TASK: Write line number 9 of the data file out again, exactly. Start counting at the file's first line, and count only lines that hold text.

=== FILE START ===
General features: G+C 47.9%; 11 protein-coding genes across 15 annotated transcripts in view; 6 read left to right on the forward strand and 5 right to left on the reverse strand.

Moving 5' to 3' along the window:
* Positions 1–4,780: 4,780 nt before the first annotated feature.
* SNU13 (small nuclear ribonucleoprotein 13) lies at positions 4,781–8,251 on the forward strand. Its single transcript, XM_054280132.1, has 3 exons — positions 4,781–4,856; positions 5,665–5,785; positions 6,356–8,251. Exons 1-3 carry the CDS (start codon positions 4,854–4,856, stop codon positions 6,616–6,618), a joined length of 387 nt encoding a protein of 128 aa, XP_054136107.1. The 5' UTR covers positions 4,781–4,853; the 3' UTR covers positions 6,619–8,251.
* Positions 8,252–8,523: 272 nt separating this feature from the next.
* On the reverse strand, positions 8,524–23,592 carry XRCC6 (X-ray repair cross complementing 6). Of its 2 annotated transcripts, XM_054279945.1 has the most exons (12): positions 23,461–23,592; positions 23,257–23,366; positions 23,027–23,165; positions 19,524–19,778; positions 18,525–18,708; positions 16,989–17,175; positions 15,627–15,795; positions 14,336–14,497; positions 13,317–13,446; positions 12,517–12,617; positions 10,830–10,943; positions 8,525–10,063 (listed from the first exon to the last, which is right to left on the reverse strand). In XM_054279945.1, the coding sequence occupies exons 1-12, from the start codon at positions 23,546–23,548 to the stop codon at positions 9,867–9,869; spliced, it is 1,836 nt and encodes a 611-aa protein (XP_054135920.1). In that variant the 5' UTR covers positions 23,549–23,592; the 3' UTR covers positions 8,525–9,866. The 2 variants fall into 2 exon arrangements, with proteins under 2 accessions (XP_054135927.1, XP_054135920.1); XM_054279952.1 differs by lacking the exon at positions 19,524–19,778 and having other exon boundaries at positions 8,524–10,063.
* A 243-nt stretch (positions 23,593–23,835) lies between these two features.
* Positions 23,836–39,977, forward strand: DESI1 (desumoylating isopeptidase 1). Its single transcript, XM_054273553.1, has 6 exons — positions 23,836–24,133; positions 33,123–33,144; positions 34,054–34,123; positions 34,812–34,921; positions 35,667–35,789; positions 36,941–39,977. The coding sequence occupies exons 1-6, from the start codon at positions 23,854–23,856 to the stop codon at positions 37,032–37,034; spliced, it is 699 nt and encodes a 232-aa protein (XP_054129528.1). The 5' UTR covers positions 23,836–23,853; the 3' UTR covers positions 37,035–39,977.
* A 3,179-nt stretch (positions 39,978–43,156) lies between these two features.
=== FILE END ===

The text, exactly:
* A 3,179-nt stretch (positions 39,978–43,156) lies between these two features.